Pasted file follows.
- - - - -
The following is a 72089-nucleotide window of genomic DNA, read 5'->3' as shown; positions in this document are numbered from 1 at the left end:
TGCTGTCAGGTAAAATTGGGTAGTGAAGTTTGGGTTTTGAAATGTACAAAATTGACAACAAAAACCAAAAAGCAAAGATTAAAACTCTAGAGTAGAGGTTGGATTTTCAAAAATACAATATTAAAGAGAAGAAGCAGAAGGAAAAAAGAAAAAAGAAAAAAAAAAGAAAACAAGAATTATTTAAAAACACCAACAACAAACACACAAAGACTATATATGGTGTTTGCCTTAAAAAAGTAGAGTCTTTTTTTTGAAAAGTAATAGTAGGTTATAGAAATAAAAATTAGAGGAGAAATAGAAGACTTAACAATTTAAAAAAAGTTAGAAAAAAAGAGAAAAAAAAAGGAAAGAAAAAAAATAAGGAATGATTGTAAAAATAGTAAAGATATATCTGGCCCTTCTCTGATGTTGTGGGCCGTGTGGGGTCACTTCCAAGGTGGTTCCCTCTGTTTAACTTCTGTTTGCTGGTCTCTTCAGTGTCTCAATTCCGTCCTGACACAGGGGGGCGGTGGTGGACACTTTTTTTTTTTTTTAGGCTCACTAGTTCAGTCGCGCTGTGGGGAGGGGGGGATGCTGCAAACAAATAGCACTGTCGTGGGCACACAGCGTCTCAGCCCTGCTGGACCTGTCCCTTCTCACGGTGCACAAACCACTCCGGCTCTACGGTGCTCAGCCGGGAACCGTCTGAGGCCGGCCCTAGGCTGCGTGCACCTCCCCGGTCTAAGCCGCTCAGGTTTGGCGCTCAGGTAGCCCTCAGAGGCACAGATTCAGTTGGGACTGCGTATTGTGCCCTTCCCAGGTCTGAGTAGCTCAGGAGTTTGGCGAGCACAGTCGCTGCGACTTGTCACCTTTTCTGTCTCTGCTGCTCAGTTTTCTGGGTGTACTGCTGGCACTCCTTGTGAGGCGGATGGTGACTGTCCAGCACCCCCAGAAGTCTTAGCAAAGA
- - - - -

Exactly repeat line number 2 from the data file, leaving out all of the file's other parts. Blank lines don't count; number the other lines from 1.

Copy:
TGCTGTCAGGTAAAATTGGGTAGTGAAGTTTGGGTTTTGAAATGTACAAAATTGACAACAAAAACCAAAAAGCAAAGATTAAAACTCTAGAGTAGAGGTTGGATTTTCAAAAATACAATATTAAAGAGAAGAAGCAGAAGGAAAAAAGAAAAAAGAAAAAAAAAAGAAAACAAGAATTATTTAAAAACACCAACAACAAACACACAAAGACTATATATGGTGTTTGCCTTAAAAAAGTAGAGTCTTTTTTTTGAAAAGTAATAGTAGGTTATAGAAATAAAAATTAGAGGAGAAATAGAAGACTTAACAATTTAAAAAAAGTTAGAAAAAAAGAGAAAAAAAAAGGAAAGAAAAAAAATAAGGAATGATTGTAAAAATAGTAAAGATATATCTGGCCCTTCTCTGATGTTGTGGGCCGTGTGGGGTCACTTCCAAGGTGGTTCCCTCTGTTTAACTTCTGTTTGCTGGTCTCTTCAGTGTCTCAATTCCGTCCTGACACAGGGGGGCGGTGGTGGACACTTTTTTTTTTTTTTAGGCTCACTAGTTCAGTCGCGCTGTGGGGAGGGGGGGATGCTGCAAACAAATAGCACTGTCGTGGGCACACAGCGTCTCAGCCCTGCTGGACCTGTCCCTTCTCACGGTGCACAAACCACTCCGGCTCTACGGTGCTCAGCCGGGAACCGTCTGAGGCCGGCCCTAGGCTGCGTGCACCTCCCCGGTCTAAGCCGCTCAGGTTTGGCGCTCAGGTAGCCCTCAGAGGCACAGATTCAGTTGGGACTGCGTATTGTGCCCTTCCCAGGTCTGAGTAGCTCAGGAGTTTGGCGAGCACAGTCGCTGCGACTTGTCACCTTTTCTGTCTCTGCTGCTCAGTTTTCTGGGTGTACTGCTGGCACTCCTTGTGAGGCGGATGGTGACTGTCCAGCACCCCCAGAAGTCTTAGCAAAGA